On May 21, 2013 Division 1 of the Federal Court of Appeals for Civil and Commercial Matters reversed a decision of the lower court and upheld the refusal, based on section 3, subsection c), of the Argentine Trademark Law (No. 22,362), of the trademark application “PAISAJE DE TUPUNGATO”, filed under Serial No. 2,341,668 for “wine made with grapes originating from the Tupungato region” in International Class 33 (“Finca Flichman v. Instituto Nacional de la Propiedad Industrial”).
Finca Flichman had applied for the registration of the plain word mark “PAISAJE DE TUPUNGATO” on April 11, 2002. According to section 54, subsection b) of Decree No. 57/2004 which regulates law 25,163 on the protection of geographical indications for wines and wine-based alcoholic beverages (spirits), the Argentine PTO (or INPI, after its acronym in Spanish for “Instituto Nacional de la Propiedad Industrial”, or “National Institute for Industrial Property”) must report to the National Institute of Viticulture (INV, for “Instituto Nacional de Vitivinicultura”) all trademark applications filed in International Class 33 so the INV can, in turn, inform the INPI about the existence of any anticipation which might block the registration. The INV pointed out that “Tupungato” was already recognized as a geographical indication, so the trademark applied for could not be registered in view of section 3, subsection c), of the Trademark Law, which bars the registration as a trademark of national or foreign appellations of origin.
In light of this, the INPI rejected the trademark application based on the following reasons: a) section 3, subsection c), of the Trademark Law mentioned above; b) Articles 22 and 23 of the TRIPs Agreement ratified by law No. 24,425 which protect geographical indications for wines; and c) Law 25,163 on the protection of geographical indications for wines and wine-based alcoholic beverages (spirits), also mentioned above. Flichman appealed the rejection at the administrative level and thereafter filed an appeal before the Federal courts.
The lower Court reversed the decision issued by the Trademark Office arguing that the INV had authorized the appellant to use of the geographical indication “Tupungato”, so that there was no risk of misleading consumers, as Flichman meant to use the mark in connection with a wine produced with grapes from the Tupungato region. The judge dismissed the reasons argued by INPI and held that section 3, subsection c), of the Argentine Trademark Law was not applicable here. The INPI appealed such decision on the grounds, among other reasons, that it was arbitrary because when the court considered that the corresponding provision was not applicable, it failed to rule that said provision was unconstitutional.
In turn, the Court of Appeals reversed the lower court’s decision and upheld the administrative rejection of the trademark application, analyzing the legal basis for protecting the appellations of origin or geographical indications since the enactment of Trademark Law No. 22,362 in 1981 up to the present.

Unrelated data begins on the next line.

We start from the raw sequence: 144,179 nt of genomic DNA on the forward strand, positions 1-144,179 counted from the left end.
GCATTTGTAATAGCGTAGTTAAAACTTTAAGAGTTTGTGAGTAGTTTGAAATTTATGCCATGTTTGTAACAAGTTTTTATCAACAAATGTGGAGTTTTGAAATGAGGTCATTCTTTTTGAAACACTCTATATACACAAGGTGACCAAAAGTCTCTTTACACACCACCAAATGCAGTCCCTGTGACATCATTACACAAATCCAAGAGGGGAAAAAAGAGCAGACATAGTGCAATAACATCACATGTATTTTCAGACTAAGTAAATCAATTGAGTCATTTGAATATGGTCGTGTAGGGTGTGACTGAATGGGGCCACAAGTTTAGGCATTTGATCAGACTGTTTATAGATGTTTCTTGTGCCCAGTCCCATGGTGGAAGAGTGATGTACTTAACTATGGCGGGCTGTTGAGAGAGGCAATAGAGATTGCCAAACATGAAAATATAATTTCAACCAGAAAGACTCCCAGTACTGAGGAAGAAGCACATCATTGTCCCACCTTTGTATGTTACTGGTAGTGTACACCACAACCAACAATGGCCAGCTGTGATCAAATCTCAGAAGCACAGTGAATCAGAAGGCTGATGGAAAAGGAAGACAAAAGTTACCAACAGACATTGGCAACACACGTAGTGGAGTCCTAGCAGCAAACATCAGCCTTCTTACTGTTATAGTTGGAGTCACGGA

The Court of Appeals pointed out that geographical names can be registered as trademarks provided they were compatible with trademark law and the Fair Trade Act. Furthermore, it held that the TRIPs Agreement did not substitute the prohibition of section 3, subsection c), of the trademark law, but rather increased the protection of geographical indications and entrusted the member countries with the right to regulate such protection domestically. The Court also mentioned that in compliance with the minimum standards of protection, law No. 25,163 had been passed on October 6, 1999 with its regulatory Decree No. 57/2004, which bars the registration of source indications if the name has already been registered as a trademark and its owner has not authorized the registration as a geographical indication.
On this legal basis the Court of Appeals considered that: a) Flichman had not registered “TUPUNGATO” as a trademark before the TRIPs Agreement had been ratified and before law No. 25,163 had been enacted; b) there were four trademark applications containing “TUPUNGATO” and only one was rejected, so that said precedent was not relevant; and c) Flichman obtained the right to use the geographical indication “Tupungato”. The Court concluded that Flichman has indeed the right to use “Tupungato” as a geographical indication but not as an IP right. This difference was significant inasmuch as the trademark owner has a legal right which is independent from the right derived from law No. 25,163 and exempt from the supervision that can put an end to the right of use of a geographical indication.
Furthermore, the Court of Appeals stated that the right in the trademark (or the negative right conferred by the registration) to prevent an infringement thereof does not apply to geographical indications when a third party uses said indications and is duly entitled to do so. For these reasons the Court held that it was not appropriate to grant trademark protection in a sign containing a geographical indication, and therefore confirmed the rejection of the application on the basis of section 3, subsection c), of the Argentine Trademark Law. The Court nevertheless went on to emphasize that the plaintiff obviously was entitled to use “Tupungato” as a geographical indication.
This decision, however, seems to have missed two points. The first is that ownership of a trademark registration does not exempt its owner from the obligation to comply with all regulatory provisions. The second is that the right in a registration which contains a previously existing geographical indication confers to its owner the right to prevent third parties from using or registering a confusingly similar trademark, provided that the grounds for confusion do not lie on the use of the same geographical indication by two different parties.